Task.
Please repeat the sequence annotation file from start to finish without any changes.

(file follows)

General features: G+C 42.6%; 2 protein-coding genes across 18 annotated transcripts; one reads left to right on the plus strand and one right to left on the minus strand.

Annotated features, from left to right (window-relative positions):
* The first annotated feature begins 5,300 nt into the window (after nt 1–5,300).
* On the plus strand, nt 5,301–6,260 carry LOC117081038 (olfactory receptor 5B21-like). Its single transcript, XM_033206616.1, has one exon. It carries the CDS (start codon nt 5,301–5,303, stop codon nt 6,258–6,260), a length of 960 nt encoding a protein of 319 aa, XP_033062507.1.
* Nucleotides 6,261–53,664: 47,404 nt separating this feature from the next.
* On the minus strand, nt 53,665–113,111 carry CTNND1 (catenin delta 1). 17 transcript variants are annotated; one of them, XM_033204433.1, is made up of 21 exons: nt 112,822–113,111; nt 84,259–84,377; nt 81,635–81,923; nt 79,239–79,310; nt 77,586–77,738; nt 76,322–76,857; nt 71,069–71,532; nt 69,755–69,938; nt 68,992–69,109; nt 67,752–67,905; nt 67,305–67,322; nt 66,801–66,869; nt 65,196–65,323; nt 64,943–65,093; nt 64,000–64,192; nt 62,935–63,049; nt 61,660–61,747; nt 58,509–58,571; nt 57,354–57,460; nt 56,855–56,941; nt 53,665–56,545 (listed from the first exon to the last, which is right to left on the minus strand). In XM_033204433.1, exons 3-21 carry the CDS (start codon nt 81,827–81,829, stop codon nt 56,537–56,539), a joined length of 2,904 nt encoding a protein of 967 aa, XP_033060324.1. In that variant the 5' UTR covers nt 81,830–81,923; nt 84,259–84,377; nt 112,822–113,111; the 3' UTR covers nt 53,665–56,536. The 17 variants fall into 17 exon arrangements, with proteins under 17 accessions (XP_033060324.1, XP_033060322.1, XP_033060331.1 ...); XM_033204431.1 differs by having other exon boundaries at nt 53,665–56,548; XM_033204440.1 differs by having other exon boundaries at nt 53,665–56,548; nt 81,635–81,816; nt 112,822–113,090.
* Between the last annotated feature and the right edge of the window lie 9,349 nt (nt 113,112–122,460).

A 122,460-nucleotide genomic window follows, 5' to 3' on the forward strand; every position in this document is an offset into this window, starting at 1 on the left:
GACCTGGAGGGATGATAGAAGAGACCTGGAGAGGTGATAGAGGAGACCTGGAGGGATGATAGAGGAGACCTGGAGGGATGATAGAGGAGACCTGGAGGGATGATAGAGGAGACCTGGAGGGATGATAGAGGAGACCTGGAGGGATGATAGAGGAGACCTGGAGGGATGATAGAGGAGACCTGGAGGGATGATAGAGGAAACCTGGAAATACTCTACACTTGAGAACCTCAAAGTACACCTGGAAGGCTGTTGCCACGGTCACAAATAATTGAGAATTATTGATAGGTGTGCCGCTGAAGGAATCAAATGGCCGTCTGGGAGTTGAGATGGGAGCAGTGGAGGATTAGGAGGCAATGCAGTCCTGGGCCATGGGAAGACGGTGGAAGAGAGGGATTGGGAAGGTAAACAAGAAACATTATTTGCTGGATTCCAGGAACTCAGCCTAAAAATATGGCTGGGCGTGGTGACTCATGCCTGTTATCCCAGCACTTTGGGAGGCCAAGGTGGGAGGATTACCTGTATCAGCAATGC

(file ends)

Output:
General features: G+C 42.6%; 2 protein-coding genes across 18 annotated transcripts; one reads left to right on the plus strand and one right to left on the minus strand.

Annotated features, from left to right (window-relative positions):
* The first annotated feature begins 5,300 nt into the window (after nt 1–5,300).
* On the plus strand, nt 5,301–6,260 carry LOC117081038 (olfactory receptor 5B21-like). Its single transcript, XM_033206616.1, has one exon. It carries the CDS (start codon nt 5,301–5,303, stop codon nt 6,258–6,260), a length of 960 nt encoding a protein of 319 aa, XP_033062507.1.
* Nucleotides 6,261–53,664: 47,404 nt separating this feature from the next.
* On the minus strand, nt 53,665–113,111 carry CTNND1 (catenin delta 1). 17 transcript variants are annotated; one of them, XM_033204433.1, is made up of 21 exons: nt 112,822–113,111; nt 84,259–84,377; nt 81,635–81,923; nt 79,239–79,310; nt 77,586–77,738; nt 76,322–76,857; nt 71,069–71,532; nt 69,755–69,938; nt 68,992–69,109; nt 67,752–67,905; nt 67,305–67,322; nt 66,801–66,869; nt 65,196–65,323; nt 64,943–65,093; nt 64,000–64,192; nt 62,935–63,049; nt 61,660–61,747; nt 58,509–58,571; nt 57,354–57,460; nt 56,855–56,941; nt 53,665–56,545 (listed from the first exon to the last, which is right to left on the minus strand). In XM_033204433.1, exons 3-21 carry the CDS (start codon nt 81,827–81,829, stop codon nt 56,537–56,539), a joined length of 2,904 nt encoding a protein of 967 aa, XP_033060324.1. In that variant the 5' UTR covers nt 81,830–81,923; nt 84,259–84,377; nt 112,822–113,111; the 3' UTR covers nt 53,665–56,536. The 17 variants fall into 17 exon arrangements, with proteins under 17 accessions (XP_033060324.1, XP_033060322.1, XP_033060331.1 ...); XM_033204431.1 differs by having other exon boundaries at nt 53,665–56,548; XM_033204440.1 differs by having other exon boundaries at nt 53,665–56,548; nt 81,635–81,816; nt 112,822–113,090.
* Between the last annotated feature and the right edge of the window lie 9,349 nt (nt 113,112–122,460).

A 122,460-nucleotide genomic window follows, 5' to 3' on the forward strand; every position in this document is an offset into this window, starting at 1 on the left:
GACCTGGAGGGATGATAGAAGAGACCTGGAGAGGTGATAGAGGAGACCTGGAGGGATGATAGAGGAGACCTGGAGGGATGATAGAGGAGACCTGGAGGGATGATAGAGGAGACCTGGAGGGATGATAGAGGAGACCTGGAGGGATGATAGAGGAGACCTGGAGGGATGATAGAGGAGACCTGGAGGGATGATAGAGGAAACCTGGAAATACTCTACACTTGAGAACCTCAAAGTACACCTGGAAGGCTGTTGCCACGGTCACAAATAATTGAGAATTATTGATAGGTGTGCCGCTGAAGGAATCAAATGGCCGTCTGGGAGTTGAGATGGGAGCAGTGGAGGATTAGGAGGCAATGCAGTCCTGGGCCATGGGAAGACGGTGGAAGAGAGGGATTGGGAAGGTAAACAAGAAACATTATTTGCTGGATTCCAGGAACTCAGCCTAAAAATATGGCTGGGCGTGGTGACTCATGCCTGTTATCCCAGCACTTTGGGAGGCCAAGGTGGGAGGATTACCTGTATCAGCAATGC